Federal Reserve Expands Main Street Lending Program by $600 Billion

The Federal Reserve expands its Main Street Lending Program by $600 billion. These changes include a third loan option, lowering the minimum loan size for two loans and broadening the pool of businesses eligible to borrow.

The Main Street Lending Program intends to support businesses that do not qualify for the Paycheck Protection Program — even though recipients of the PPP are still eligible for the Fed’s program — or the Economic Injury Disaster Loan, but are affected by the COVID-19 pandemic.

When comparing the Main Street Lending Program by the Fed to the Paycheck Protection Program by the Small Business Administration, Federal Reserve Chairman, Jerome Powell said, “These are not grants, these are loans. The second thing is, [the Federal Reserve] won’t run out of money. It’s not a limited pot, so there won’t be this incentive to try to get there first.”

With the loan options listed as new, priority and expanded, lenders will now be further suited to measure a borrower’s income. The program changes now allow businesses with up to 15,000 employees or $5 billion in annual revenue to participate.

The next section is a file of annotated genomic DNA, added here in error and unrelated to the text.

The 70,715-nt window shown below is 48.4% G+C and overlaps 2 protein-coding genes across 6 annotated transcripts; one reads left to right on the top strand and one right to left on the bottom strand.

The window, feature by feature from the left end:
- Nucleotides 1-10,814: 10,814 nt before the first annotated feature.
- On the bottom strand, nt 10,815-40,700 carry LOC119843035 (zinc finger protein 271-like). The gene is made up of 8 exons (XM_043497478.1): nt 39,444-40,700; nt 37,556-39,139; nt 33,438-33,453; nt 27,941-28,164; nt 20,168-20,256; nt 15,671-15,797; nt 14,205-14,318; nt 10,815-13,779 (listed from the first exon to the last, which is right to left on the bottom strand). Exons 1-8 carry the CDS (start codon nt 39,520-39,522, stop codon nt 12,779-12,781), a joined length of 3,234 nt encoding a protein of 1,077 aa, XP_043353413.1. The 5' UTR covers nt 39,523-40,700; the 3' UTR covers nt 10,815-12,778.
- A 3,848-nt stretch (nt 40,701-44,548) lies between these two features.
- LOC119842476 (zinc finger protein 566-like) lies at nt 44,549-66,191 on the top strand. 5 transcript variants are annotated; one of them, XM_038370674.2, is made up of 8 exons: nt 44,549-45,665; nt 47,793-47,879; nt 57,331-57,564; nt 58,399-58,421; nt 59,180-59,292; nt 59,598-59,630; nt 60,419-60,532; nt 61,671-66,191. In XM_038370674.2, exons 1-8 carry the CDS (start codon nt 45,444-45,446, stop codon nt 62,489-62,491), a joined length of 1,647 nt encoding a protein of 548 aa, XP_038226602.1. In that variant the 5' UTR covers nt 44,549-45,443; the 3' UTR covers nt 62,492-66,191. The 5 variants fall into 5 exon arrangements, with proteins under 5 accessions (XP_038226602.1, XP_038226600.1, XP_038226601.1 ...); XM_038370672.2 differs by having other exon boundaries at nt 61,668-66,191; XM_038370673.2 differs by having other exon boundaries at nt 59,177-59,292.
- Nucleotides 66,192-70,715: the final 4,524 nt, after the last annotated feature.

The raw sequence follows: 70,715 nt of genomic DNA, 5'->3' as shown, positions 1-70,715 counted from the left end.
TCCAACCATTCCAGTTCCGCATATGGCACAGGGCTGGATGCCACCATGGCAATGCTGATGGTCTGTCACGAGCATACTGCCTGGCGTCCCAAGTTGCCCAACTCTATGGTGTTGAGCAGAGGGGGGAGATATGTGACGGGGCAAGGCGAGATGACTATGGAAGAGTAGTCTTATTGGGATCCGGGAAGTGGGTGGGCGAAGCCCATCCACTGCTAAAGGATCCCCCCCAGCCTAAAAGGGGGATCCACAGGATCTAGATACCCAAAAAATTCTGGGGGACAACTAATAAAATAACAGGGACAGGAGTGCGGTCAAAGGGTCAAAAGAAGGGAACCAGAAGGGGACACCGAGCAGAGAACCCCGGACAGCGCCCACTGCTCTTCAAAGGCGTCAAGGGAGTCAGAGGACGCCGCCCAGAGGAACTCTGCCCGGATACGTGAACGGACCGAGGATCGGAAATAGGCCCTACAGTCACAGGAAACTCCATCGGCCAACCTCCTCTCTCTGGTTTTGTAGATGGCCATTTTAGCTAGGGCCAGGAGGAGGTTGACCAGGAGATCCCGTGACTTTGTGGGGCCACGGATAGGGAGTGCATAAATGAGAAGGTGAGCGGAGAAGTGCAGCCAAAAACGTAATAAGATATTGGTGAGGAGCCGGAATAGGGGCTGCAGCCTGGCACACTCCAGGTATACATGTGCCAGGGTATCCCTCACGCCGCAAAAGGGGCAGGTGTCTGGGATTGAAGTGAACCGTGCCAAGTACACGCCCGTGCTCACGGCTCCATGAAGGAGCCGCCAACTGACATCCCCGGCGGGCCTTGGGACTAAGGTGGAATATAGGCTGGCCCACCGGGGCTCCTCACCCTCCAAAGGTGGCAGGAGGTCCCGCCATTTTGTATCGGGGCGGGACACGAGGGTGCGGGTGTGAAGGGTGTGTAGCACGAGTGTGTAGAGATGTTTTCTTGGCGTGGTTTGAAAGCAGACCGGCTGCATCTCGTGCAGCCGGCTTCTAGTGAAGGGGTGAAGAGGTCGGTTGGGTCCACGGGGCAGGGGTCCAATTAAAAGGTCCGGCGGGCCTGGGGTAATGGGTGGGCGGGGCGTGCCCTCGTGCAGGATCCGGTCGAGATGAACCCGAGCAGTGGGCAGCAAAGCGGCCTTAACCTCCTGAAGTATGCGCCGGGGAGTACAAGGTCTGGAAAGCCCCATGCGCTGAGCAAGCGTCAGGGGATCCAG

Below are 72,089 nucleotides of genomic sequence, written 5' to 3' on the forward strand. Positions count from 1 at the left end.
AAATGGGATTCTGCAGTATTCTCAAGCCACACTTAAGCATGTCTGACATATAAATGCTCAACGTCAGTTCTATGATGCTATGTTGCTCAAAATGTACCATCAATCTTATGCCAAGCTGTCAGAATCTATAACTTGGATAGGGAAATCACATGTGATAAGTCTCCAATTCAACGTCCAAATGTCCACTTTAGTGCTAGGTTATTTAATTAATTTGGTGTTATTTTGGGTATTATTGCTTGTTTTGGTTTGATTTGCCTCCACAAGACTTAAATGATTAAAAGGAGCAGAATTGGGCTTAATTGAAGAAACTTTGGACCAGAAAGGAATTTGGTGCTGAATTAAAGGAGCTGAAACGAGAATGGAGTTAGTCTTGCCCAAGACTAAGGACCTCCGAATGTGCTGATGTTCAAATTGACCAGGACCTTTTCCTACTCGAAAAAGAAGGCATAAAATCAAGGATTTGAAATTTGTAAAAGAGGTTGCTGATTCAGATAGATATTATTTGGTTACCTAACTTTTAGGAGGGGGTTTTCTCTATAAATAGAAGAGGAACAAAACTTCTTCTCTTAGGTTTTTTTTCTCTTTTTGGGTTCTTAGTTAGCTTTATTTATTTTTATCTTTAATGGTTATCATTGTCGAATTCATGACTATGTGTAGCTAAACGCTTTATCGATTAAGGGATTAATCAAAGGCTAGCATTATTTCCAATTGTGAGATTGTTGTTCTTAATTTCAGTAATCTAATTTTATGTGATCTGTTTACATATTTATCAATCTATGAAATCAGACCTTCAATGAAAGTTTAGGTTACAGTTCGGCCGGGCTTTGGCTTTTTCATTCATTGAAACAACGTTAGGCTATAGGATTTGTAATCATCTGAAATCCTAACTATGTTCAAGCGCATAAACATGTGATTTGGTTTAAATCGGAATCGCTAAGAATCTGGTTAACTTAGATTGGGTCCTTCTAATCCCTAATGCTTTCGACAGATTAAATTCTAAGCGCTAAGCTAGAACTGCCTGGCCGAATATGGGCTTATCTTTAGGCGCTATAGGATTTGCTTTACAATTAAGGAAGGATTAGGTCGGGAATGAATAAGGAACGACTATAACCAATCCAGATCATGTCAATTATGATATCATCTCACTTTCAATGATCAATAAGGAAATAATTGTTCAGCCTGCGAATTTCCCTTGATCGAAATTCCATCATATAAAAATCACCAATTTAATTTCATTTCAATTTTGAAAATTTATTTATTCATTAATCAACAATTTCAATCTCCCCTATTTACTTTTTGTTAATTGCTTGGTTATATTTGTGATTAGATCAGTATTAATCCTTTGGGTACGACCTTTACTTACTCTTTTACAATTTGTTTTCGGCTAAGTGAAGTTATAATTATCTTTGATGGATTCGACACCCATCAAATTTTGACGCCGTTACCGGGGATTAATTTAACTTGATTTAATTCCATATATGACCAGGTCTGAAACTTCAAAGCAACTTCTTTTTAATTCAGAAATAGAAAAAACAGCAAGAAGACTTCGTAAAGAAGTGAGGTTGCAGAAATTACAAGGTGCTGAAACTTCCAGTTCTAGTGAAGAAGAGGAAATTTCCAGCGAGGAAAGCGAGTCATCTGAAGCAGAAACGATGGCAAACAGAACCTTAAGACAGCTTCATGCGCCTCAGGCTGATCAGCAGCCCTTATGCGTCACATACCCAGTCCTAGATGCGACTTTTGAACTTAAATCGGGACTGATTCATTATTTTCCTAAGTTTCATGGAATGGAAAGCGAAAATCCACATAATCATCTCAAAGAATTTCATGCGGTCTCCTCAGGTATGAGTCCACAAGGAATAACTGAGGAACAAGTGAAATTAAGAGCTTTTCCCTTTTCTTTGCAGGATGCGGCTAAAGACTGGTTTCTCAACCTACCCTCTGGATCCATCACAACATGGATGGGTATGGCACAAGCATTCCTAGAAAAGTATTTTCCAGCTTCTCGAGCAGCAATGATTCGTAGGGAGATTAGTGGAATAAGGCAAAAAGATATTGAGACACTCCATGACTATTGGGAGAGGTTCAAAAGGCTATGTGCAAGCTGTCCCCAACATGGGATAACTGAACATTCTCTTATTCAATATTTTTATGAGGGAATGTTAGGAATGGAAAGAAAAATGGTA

The minimum loan size for two of the loans in the program dropped from $1 million to $500,000. This decrease also allows more small and medium-sized businesses to be eligible for the Main Street Lending Program.

After announcing the initial terms of the program, the Fed sought public opinion for modifications to it. These new additions to the program are from the suggestions of more than 2,200 letters by individuals, businesses and nonprofits the Fed received.

The chart below explains the details of each loan. The start date of the program is unannounced.

Interested businesses should contact their lenders to discuss details and limitations of the programs, the financial position of the company and the best loan option tailored toward the company’s needs.